Here is a view: a woman elbow deep in her small garden, kneeling in shorts that have a milk stain or two on them already and hair that hasn't seen a shower since yesterday. A toddler bent and focused on the green beans being picked, her feet tucked into sandals that need a good scrubbing and are on the wrong feet to boot; her hair is in desperate need of a brush. Behind them both a baby sits in a highchair in the middle of the yard, naked but for her diaper, cooing and babbling away at her family.
But who was viewing me so? A book salesman came peddling his wares today, catching me off guard and unprepared for company of any sort - even the transient kind. I felt incredibly backwater as I held my toddler tight to my side as I explained we'd already bought those books and were full up for the time being. Half way through the youngest began to fuss, irritated at being forgotten, I picked her up switching one child for the other on my hip. Once in my arms I discovered that not only was she naked but her face was covered with remnants from her much earlier banana snack. That was the icing on the cake: I was ready for the salesman to leave so I could run back into the house to shower and clothe the youngest and generally un-hillbilly myself.
But after some thought I began to consider: Do we not always see the worst of ourselves in our own reflection? Aren't there two sides to a mirror and if so, what other way might I have been perceived today?
Another view: A woman is elbow deep in her small plot of garden, her daughters close at hand. She is teaching a valuable lesson: reap what you sow, be resourceful. If her clothes aren't perfect it is because small hands have used her as a napkin or blanket depending on the need. If her hair isn't done it is because something more pressing has pulled at her attention: there is always one more book to read, one more game to play. Her daughter's shoes are on the wrong feet because she is an independent, do-it-myself kind of 3 year old. If her youngest is naked but for her diaper it is only to allow her to stay cool, to be more comfortable than anyone else is allowed to be in humid summer heat. The remains of bananas on her cheeks make me think: shouldn't we all be so covered by fun once in a while that even a good scrub can't get it all off?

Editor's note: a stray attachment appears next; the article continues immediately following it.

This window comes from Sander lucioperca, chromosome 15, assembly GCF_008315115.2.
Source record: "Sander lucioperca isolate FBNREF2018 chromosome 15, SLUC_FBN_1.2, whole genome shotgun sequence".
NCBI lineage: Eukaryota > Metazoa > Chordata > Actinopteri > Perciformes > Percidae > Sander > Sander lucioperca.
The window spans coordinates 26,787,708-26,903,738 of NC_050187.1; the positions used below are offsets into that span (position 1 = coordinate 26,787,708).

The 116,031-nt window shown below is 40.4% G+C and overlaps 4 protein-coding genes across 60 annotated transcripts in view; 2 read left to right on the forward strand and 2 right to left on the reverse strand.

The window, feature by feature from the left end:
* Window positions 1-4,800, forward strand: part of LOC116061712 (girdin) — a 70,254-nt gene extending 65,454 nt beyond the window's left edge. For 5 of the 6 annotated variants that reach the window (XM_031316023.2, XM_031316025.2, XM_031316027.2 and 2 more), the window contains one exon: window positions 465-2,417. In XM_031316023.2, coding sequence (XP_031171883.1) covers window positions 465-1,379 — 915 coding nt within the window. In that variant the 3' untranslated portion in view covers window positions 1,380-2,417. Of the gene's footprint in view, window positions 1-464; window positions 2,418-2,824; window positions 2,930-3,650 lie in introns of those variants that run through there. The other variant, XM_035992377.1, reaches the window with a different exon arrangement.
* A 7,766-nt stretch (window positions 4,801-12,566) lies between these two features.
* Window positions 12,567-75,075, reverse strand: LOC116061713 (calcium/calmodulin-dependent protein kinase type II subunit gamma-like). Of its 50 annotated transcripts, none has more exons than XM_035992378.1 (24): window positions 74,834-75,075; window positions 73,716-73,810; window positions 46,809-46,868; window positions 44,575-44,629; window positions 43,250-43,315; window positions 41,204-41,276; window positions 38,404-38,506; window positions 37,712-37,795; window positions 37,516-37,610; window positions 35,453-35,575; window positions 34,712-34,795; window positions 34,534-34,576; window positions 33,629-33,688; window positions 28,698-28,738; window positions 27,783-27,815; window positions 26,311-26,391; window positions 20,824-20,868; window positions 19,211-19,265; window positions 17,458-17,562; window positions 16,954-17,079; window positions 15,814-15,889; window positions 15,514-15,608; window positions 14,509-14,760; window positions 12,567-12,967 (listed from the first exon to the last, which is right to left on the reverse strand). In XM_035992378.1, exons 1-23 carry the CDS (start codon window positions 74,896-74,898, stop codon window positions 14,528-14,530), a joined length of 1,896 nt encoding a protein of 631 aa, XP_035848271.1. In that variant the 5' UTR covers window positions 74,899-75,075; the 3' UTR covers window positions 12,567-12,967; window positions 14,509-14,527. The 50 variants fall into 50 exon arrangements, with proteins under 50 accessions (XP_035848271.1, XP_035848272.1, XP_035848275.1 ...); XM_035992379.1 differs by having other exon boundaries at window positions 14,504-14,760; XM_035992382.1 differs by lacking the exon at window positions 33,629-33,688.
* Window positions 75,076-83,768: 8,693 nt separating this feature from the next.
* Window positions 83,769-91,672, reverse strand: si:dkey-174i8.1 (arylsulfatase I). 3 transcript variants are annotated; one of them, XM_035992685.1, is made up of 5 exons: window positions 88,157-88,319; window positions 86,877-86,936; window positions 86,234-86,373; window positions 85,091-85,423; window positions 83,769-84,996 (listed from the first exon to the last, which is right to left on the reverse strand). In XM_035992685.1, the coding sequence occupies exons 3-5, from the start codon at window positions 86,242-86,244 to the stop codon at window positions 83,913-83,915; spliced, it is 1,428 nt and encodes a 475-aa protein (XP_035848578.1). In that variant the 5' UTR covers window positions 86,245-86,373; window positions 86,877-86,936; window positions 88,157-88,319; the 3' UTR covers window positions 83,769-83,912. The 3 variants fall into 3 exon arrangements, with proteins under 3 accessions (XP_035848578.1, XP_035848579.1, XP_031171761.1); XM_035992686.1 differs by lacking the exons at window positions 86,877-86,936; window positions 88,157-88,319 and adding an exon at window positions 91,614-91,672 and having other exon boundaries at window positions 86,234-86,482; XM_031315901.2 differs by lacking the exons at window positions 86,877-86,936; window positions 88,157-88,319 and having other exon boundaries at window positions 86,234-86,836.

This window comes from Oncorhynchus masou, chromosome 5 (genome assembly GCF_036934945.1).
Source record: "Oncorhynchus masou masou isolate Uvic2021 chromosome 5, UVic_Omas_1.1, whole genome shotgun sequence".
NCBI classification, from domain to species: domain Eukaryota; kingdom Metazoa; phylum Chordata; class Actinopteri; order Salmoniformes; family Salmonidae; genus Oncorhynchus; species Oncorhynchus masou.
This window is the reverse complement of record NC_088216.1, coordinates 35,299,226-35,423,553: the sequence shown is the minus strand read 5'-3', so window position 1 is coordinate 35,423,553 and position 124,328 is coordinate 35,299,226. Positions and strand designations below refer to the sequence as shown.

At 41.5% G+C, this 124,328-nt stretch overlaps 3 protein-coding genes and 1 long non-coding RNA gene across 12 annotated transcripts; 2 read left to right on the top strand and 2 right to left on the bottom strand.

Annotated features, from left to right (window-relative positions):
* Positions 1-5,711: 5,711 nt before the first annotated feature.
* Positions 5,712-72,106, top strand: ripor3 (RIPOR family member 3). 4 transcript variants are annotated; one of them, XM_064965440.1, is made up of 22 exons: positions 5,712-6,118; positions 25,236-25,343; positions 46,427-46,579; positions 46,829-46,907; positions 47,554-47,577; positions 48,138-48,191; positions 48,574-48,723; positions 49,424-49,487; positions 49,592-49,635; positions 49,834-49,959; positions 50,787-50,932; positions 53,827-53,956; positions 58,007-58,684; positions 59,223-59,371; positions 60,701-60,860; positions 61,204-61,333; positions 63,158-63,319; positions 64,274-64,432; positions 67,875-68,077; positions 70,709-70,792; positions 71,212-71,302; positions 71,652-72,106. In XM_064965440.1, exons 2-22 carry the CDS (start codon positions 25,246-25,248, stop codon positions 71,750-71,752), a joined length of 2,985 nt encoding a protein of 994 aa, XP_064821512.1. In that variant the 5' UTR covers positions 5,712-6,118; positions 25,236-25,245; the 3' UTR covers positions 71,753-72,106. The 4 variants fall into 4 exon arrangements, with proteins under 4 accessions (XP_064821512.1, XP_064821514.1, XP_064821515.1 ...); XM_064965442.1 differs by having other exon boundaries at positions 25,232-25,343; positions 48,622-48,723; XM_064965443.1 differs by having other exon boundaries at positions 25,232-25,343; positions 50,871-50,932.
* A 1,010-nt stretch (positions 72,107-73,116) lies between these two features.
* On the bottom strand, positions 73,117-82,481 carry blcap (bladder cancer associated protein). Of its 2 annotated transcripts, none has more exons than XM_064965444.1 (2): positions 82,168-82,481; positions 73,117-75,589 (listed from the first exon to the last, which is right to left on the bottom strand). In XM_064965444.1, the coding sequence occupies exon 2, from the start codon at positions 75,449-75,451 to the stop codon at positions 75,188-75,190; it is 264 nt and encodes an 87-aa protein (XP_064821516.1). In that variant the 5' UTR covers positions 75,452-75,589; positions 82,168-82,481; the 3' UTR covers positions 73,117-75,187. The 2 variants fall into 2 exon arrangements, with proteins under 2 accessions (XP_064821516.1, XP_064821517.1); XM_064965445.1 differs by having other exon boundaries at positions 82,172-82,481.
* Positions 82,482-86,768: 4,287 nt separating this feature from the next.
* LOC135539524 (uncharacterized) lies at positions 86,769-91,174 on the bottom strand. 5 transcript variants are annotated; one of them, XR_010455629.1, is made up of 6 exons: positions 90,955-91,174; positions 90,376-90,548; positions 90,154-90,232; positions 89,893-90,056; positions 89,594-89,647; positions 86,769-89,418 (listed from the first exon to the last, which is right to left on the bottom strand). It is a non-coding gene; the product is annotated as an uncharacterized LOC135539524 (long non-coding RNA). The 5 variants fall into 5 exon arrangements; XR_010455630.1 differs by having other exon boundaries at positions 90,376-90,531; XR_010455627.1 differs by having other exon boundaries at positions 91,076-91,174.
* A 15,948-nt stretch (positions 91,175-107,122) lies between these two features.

The mirror of motherhood has two sides: It can be so easy to see only the harsher version, but to be able to see beyond to the side that rejoices in the very parts that make it unseemly is the challenge. My hope is always to look into the mirror and then beyond into the world where everything that I think marks me as an unkempt mother rather exemplifies my best attempts at motherhood.